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Editorial Review Fallen Dawn by EW Roberts

Fallen Dawn by EW Roberts keeps the pulse racing—even if the heroine no longer has that characteristic unique to the living.

Too often, the second book in a series fails to live up to expectations. It’s either too repetitive of book one or too different, losing that certain something that made you love the first installment. EW Roberts avoids both traps. The story of Iliana Dawn continues with an equally involving style, an internal story that is resolved within its covers while extending the development of the overarching character arcs.

Dawn remains a prickly protagonist who trusts no one—and suffers all the more for that failure as she tries and fails to do everything herself. She hates being a vampire; her denial and acceptance of her new form nearly leads to tragedy and strains her few close relationships.

Fallen Dawn is clearly an interim state for the newly created vampire, as she must step back from her life as a human detective and find an equivalent place in a vampiric society that initially wants her fully dead. She remains suspicious of Marcus Knight, the keeper of vampiric secrets and creator of the Wardens—the Black Sail’s private police force.

Dawn cannot understand why Knight seems determined to save her from her own actions and the deadly intentions of others. Like all good mysteries, there is a slow trickle of clues from Dawn’s past that begin to reveal the reason for her chronic mistrust of others, the true nature of the inhuman Ava, and the secrets that Knight keeps.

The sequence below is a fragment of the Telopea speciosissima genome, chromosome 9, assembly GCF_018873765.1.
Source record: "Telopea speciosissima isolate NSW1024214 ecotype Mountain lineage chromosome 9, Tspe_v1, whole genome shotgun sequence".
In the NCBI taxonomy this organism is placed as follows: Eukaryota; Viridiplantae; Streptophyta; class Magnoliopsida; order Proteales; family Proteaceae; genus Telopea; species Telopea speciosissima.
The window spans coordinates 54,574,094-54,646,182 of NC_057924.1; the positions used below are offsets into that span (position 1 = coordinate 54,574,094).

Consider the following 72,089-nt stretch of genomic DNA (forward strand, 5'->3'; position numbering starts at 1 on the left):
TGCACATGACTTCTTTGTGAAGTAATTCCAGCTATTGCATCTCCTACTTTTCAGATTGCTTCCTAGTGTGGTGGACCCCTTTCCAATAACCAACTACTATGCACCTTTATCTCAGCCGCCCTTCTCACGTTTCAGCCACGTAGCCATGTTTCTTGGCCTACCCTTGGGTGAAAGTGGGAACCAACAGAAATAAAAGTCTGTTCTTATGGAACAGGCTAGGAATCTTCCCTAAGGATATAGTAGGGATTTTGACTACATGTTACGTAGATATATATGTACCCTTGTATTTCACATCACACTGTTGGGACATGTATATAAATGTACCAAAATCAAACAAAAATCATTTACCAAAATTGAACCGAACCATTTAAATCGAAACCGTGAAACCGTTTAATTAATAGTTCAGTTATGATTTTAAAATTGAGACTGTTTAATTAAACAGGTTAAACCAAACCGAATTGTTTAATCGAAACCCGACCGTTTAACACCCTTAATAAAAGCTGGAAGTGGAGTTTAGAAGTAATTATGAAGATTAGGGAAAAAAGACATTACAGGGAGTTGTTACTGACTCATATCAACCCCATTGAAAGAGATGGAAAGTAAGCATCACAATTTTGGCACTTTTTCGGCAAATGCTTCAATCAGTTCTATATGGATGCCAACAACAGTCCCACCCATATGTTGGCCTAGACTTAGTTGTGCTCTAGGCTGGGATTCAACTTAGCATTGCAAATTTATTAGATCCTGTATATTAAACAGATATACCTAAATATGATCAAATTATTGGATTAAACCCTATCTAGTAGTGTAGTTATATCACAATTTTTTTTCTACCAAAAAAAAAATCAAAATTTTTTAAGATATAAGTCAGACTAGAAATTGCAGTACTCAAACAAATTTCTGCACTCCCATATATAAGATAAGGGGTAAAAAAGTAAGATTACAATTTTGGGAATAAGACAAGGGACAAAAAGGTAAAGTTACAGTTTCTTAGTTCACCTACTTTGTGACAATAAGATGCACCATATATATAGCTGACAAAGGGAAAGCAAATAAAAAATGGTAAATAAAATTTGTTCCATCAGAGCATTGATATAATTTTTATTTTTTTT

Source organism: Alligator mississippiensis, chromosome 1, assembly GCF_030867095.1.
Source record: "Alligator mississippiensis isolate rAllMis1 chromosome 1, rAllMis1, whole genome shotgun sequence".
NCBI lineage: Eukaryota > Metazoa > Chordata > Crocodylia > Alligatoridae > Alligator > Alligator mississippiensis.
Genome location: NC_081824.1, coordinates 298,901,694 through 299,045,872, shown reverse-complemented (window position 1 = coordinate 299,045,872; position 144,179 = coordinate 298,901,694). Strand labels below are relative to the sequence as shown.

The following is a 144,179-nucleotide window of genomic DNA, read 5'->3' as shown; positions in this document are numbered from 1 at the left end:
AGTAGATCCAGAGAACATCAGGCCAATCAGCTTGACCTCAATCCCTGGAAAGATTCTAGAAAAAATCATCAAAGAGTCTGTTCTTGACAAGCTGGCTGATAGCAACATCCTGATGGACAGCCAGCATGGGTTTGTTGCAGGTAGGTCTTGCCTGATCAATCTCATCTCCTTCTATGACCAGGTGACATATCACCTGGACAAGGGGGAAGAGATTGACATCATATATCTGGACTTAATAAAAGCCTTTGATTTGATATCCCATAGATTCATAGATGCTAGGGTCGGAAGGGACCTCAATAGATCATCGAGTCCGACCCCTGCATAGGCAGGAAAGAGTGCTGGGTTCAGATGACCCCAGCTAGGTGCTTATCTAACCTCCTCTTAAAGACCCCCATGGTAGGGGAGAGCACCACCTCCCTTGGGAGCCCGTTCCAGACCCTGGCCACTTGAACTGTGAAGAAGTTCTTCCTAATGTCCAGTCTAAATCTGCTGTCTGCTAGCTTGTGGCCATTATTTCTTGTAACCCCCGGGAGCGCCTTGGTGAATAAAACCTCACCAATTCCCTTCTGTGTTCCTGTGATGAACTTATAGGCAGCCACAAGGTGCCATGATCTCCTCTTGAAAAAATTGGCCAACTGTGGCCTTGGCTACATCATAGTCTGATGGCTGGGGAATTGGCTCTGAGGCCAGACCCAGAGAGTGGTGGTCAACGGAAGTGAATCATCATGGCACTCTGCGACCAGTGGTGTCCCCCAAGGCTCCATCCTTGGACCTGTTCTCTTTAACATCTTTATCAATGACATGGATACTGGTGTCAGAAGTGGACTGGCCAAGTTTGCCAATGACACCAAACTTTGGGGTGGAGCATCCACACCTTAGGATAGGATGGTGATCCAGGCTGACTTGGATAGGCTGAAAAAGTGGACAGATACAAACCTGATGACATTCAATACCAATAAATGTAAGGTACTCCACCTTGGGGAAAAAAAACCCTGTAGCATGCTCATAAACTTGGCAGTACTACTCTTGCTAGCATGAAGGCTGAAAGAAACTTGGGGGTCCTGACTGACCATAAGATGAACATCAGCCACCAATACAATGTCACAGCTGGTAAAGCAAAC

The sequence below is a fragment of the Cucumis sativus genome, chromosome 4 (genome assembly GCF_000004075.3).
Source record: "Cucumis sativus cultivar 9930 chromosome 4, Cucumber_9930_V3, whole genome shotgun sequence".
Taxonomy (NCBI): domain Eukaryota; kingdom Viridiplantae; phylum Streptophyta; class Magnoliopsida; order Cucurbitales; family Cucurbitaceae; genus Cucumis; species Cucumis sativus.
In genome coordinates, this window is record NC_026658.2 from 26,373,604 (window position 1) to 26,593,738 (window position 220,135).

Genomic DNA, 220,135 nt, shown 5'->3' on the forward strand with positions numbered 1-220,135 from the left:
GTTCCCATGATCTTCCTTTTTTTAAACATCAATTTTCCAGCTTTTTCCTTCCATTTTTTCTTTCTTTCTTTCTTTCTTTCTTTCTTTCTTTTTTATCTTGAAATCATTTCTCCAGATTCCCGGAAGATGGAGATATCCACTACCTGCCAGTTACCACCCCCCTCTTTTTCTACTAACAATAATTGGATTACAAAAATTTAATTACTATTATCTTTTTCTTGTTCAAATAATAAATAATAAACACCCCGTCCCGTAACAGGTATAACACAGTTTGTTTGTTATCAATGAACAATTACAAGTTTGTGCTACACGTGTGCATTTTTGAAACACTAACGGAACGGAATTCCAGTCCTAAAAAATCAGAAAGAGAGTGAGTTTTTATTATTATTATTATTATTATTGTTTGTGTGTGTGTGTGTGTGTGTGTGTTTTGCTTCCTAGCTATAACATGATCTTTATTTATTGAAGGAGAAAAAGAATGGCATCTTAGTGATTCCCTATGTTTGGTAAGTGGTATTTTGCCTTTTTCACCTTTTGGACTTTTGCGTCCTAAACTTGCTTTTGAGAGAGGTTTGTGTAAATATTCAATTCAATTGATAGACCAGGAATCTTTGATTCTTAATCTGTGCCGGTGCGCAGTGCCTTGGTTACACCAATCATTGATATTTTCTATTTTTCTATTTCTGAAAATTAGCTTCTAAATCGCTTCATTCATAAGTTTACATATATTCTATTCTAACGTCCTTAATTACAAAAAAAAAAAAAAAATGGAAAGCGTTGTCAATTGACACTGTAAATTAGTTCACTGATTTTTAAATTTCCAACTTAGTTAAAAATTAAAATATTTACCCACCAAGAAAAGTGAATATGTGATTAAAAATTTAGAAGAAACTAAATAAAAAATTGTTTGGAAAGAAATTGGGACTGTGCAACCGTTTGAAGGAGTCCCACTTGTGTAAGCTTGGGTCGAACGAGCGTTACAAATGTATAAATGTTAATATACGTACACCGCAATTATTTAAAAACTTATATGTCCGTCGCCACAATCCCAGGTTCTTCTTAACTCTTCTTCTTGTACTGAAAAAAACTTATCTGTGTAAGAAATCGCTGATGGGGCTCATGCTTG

The internal plot is a rebound from Descending Dawn, as Dawn and Knight try to track the ancient, evil vampire Jewel and locate the elixir of life that the vampire council is desperate to recover. Twists and turns abound as Dawn tries, and fails, to work alone until she reluctantly accepts that her destiny is more entwined with Knight—and may have been for a very long time.

Once again, Roberts deftly incorporates some amusing titbits into the story about this parallel Earth where the world is not quite the same as ours—even before the outing of the vampires. Instead of planes, there are dirigibles; and the Russian empire is headed by a descendant of that glorious historical figure, Rasputin.

If you enjoyed Descending Dawn, then you will love this next installment as the characters and plot continue to develop in a most satisfying way. While the internal arc means it’s not essential to have read book one; it would be a shame not to start Iliana’s adventure with her opening words and enjoy the detailed world that Roberts is developing with care and skill.

EW Roberts continues to craft a successful niche in paranormal fantasy with his snappy vampire detective, and I’m hungry for book three. Write faster, please!